The Israeli Supreme Court and House Demolitions in the West Bank Commentary
The Israeli Supreme Court and House Demolitions in the West Bank
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JURIST Guest Columnists Yaël Ronen, of Sha’arei Mishpat Academic Center, and Jeremy Telman, of Valparaiso University Law School, discuss the policy of demolishing the homes of those considered as terrorists in light of petition filed with the Israel Supreme Court challenging legality of such policy…

The Petition Challenging Regulation 119 on Home Demolitions

In November 2014 eight Israeli human rights organizations filed a petition [PDF] before the Israel Supreme Court, sitting as the High Court of Justice, challenging the Israeli military forces’ renewal in the summer of 2014 of the practice of demolishing and/or sealing off the homes of those deemed terrorists. The policy is grounded in Regulation 119 of the Defense (Emergency) Regulations, which were introduced by the British Mandate authorities in 1945 and constitute part of the law in the West Bank.

Although the court has heard hundreds of challenges to the policy, it has not undertaken a fundamental review of the policy’s legality since the 1980s but has limited itself to a review of its appropriateness in individual cases. The petitioners sought review of the policy, both because the court has never addressed the criticism directed at its position on the merits in the early decisions and in light of subsequent developments in international law. The petition was supported by an opinion [PDF] by four Israeli international law experts.

On December 31, 2014, a three-justice panel of the court issued its judgment [PDF] in the case, HaMoked v. Minister of Justice, in which it unanimously rejected the petition, with each justice writing separately but joining in the main opinion. For the most part the court reiterates its past positions relating to the policy. We will review the court’s analysis on six issues raised in the petition and identify fundamental issues that we think the court failed to address adequately.

Regulation 119 Viewed in the Light of International Law

In its first judgments on the legality of Regulation 119 in the late 1970s and 1980s, the court held that the Regulation was not subject to a test of legality under international law, since as the law of the land, Regulation 119 trumps international law. Moreover it held that Regulation 119’s validity is protected by Article 43 of the Hague Regulations, which requires the occupying power to respect the “laws in force” in the occupied territory unless absolutely prevented.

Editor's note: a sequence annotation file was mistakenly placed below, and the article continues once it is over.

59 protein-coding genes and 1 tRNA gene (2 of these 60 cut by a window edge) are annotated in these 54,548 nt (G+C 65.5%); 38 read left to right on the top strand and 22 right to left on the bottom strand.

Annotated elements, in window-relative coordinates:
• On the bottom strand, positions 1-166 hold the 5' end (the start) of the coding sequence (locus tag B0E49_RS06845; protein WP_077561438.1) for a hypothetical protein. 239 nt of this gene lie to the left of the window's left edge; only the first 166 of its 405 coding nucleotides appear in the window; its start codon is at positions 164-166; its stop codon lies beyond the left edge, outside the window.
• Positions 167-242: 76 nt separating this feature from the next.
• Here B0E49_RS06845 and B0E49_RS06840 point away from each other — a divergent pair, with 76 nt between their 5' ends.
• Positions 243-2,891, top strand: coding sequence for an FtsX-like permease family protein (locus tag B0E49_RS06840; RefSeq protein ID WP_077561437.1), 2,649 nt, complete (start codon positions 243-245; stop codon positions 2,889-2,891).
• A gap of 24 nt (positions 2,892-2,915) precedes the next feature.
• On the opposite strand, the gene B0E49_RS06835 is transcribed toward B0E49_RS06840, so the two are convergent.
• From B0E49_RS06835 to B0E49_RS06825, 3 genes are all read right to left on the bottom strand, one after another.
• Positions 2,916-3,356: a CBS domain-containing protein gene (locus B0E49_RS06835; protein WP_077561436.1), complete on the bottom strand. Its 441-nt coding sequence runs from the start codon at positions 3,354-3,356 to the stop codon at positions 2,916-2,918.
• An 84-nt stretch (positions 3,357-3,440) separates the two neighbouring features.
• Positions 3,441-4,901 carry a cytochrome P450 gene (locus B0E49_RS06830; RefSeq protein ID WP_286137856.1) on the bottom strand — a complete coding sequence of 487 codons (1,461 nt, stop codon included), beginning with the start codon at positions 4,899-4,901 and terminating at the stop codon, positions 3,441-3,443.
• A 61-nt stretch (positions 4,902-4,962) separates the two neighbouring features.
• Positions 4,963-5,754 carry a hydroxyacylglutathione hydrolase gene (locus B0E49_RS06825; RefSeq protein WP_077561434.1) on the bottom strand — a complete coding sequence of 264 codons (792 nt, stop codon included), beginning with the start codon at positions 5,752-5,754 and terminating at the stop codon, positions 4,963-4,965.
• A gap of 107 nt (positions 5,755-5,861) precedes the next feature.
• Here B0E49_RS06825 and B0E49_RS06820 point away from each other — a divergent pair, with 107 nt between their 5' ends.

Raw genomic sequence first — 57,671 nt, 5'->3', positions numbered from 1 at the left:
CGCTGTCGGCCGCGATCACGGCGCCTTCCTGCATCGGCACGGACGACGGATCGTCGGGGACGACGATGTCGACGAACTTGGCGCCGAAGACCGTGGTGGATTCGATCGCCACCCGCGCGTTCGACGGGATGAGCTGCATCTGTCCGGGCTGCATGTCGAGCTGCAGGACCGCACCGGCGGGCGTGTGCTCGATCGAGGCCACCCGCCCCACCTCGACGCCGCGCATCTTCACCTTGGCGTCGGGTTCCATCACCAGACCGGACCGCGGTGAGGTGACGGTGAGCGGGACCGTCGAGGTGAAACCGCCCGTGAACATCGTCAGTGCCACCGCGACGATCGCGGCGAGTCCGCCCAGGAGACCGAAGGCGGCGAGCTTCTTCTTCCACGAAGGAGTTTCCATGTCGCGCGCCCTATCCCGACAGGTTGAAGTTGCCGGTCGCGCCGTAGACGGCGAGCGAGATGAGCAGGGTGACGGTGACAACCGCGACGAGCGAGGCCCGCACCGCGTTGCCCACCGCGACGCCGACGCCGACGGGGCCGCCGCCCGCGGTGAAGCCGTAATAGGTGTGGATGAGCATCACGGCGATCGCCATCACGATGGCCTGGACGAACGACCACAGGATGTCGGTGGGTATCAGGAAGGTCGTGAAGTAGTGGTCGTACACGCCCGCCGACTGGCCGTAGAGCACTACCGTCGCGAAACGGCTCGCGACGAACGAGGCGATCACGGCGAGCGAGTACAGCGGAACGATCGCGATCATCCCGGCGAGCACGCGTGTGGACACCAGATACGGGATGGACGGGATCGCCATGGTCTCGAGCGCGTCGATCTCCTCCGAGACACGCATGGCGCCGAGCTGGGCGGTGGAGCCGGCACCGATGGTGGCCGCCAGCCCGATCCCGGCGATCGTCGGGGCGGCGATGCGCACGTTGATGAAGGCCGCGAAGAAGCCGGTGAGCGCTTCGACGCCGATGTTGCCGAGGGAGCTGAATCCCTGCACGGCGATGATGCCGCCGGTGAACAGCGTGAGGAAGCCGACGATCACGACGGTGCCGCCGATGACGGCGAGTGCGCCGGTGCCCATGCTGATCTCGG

The petitioners in HaMoked argued that this jurisprudence was flawed both from an international and a domestic legal perspective. From an international legal perspective, domestic law cannot trump international law. Article 43 certainly does not, as the court had held, raise the normative status of domestic law above that of the laws of occupation; indeed, the incompatibility of Regulation 119 with the law of occupation renders it the sort of “law in force,” that under a proper application of Article 43 Israel is “absolutely prevented” from respecting. Moreover because Regulation 119 grants a discretionary power, no “law in force” would be violated by its abandonment. From a domestic legal perspective, the petitioners argued that the perspective of the Israeli legal order, under which international law defers to contrary domestic legislation, does not apply to the law applicable in occupied territory. As a consequence the validity and use of Regulation 119 must be reviewed from the perspective of international law.

None of the opinions address petitioners’ arguments that Article 43 cabins Regulation 119 rather than entrenches it. Justice Rubinstein who authored the primary opinion in the case essentially reiterates existing jurisprudence, according to which the use of Regulation 119 is compatible with the law of occupation. Regulation 119 is a “law in force” that the Israeli authorities must respect under Article 43. He concludes that Article 43 could not be held to limit the powers granted to the occupant under the law of the West Bank.

The opinion distinguishes between the authority to use Regulation 119 and the discretion to do so. It states that authority undoubtedly exists and so the main question was whether the Israeli authorities have exercised their discretion in a reasonable manner.

Does Use of Regulation 119 Deter Terrorism?

Rubinstein states that the purpose of Regulation 119 is deterrence rather than punishment. However, as the petition notes, Israel suspended the policy in 2005 on the recommendation of a committee of high-ranking Israeli military officers (the Shani Committee). The Shani Committee found that the policy operated at the threshold of legality and may have done more harm than good in terms of deterrence. Rubinstein notes that the court will not second-guess a determination by the military as to the deterrent effect of any particular demolition. Such determinations follow normative guidelines developed in the case law.

According to Rubinstein, the history of Israel’s implementation of the policy illustrates the Israeli authorities’ sensitivity to the need to ensure that its use is reasonable in light of the circumstances, including the abandonment of the policy following the Shani Committee’s findings. In light of the recent rise in attacks on civilians in Jerusalem, Rubinstein determines that the renewed use of the policy is reasonable. Rubinstein acknowledges the difficulty in establishing that the policy is effective as a deterrent and the need for state agencies to continuously re-evaluate the policy’s efficacy. Justice Hayut echoes this sentiment in her separate opinion. Justice Sohlberg wrote separately to stress the “moderate, balanced and responsible” manner in which the Israeli authorities have made use of Regulation 119. Much of Sohlberg’s opinion summarizes empirical studies indicating that demolitions are an effective deterrent.